This observation frankly highlights the problem with Ramirez’s oft-stated position that a “common law” approach based in prior FTC consent decrees and complaints is the best way to define the boundaries of the FTC’s Section 5 powers. In the case of Section 5, the analogy to the common law is problematic. When a party loses to the FTC on summary judgment, we can say it is because their conduct violated the law. When a party enters into a consent decree, by contrast, we can say nothing. Parties investigated by the FTC might choose to enter into a consent decree for any number of reasons. One cannot assume with any confidence that a party chose to settle a standalone Section 5 claim based on an informed determination that its conduct was an unlawful “unfair method of competition.” That assumption is especially questionable when no one knows what constitutes an “unfair method of competition.”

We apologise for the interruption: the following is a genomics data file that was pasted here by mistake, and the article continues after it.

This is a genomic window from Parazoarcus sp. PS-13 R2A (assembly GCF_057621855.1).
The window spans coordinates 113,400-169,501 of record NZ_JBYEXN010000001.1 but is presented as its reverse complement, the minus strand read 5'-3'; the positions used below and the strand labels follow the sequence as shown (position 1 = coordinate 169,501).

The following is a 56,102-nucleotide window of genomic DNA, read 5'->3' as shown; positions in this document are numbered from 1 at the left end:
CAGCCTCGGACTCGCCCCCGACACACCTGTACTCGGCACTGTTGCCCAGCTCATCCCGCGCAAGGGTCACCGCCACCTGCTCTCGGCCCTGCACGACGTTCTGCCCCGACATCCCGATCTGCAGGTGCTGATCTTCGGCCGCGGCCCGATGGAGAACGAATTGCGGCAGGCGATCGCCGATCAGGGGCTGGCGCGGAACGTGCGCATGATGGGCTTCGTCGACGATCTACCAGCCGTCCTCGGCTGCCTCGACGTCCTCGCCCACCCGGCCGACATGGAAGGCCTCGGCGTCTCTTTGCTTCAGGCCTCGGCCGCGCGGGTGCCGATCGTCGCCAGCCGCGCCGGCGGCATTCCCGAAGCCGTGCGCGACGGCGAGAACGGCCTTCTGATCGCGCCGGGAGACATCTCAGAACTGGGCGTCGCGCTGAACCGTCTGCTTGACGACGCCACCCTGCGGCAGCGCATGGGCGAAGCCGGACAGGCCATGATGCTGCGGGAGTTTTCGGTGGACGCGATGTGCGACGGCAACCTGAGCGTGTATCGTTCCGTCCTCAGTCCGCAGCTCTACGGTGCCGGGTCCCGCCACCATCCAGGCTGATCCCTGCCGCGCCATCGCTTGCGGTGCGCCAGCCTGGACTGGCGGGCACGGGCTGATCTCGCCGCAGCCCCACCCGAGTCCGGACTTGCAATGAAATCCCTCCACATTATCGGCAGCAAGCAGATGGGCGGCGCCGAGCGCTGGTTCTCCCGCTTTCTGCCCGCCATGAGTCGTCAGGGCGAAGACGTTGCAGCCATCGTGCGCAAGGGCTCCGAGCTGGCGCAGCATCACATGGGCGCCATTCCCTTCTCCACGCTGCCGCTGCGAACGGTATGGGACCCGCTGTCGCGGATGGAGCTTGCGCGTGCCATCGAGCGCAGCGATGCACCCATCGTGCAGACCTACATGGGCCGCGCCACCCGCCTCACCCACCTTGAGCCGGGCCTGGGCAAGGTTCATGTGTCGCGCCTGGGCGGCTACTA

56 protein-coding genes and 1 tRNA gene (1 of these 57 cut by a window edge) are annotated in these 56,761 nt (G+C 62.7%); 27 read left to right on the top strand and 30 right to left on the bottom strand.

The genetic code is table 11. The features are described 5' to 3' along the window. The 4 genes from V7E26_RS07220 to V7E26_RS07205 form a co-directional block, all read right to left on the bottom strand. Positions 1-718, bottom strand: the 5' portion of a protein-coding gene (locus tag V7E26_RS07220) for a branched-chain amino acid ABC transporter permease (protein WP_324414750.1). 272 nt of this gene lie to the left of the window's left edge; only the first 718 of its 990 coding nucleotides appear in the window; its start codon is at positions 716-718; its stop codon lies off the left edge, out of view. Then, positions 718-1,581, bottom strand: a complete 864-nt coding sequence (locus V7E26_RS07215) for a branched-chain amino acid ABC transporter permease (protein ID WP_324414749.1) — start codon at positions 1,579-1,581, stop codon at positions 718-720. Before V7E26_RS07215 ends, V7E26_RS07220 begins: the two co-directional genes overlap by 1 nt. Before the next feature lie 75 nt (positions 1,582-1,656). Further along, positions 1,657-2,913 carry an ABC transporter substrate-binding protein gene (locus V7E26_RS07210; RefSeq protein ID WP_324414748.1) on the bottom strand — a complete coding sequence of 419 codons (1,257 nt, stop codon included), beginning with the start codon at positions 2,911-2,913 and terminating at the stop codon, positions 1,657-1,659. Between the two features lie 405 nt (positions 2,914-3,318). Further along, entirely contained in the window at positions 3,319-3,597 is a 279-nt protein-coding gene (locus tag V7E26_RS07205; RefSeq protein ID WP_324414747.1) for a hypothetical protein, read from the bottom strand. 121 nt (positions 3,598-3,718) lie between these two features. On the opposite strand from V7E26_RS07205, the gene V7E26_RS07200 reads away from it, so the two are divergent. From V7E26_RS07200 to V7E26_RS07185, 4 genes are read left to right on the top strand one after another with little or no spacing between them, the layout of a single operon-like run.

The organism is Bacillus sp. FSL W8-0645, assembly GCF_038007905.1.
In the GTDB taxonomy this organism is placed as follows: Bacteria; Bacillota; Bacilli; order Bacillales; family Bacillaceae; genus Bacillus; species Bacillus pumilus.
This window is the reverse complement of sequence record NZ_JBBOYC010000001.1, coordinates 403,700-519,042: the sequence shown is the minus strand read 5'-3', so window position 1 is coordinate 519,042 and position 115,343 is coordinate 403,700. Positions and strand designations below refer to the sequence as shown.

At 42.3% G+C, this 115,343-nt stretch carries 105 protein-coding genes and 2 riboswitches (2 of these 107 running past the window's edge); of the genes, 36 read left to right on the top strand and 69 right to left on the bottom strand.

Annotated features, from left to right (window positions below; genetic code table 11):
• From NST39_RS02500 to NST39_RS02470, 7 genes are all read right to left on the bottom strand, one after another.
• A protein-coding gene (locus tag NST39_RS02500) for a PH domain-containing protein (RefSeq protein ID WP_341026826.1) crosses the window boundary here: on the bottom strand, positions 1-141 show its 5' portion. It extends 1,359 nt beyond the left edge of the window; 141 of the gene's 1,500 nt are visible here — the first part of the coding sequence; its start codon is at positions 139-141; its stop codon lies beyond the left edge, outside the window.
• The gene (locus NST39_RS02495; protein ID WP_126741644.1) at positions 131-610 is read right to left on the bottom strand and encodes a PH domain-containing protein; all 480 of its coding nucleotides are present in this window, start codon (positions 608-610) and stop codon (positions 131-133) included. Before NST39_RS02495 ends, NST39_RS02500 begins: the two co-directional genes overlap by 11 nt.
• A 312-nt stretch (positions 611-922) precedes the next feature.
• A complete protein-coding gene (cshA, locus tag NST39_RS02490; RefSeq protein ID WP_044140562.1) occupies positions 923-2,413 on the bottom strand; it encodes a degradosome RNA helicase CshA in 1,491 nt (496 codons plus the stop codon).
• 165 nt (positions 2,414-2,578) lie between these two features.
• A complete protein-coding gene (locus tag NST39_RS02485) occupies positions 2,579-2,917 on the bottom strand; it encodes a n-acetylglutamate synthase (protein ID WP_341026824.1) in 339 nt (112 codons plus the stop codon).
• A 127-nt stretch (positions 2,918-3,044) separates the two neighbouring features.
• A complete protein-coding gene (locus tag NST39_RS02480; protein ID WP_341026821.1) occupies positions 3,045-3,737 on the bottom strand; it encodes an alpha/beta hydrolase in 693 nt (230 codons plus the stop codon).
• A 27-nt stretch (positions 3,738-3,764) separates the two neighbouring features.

Following last week’s announcement, Wright noted that no court of appeals had weighed in on a Section 5 question in 50 years and that some judicial interpretation to “help define the contours” would be beneficial. Perhaps with some formal principles now in place, more Section 5 enforcement actions will reach the courts. Reasoned court opinions will be of great value in helping to answer the many open questions regarding Section 5. Stay tuned there as well.
Not Perfect, but Improvement Over the Status Quo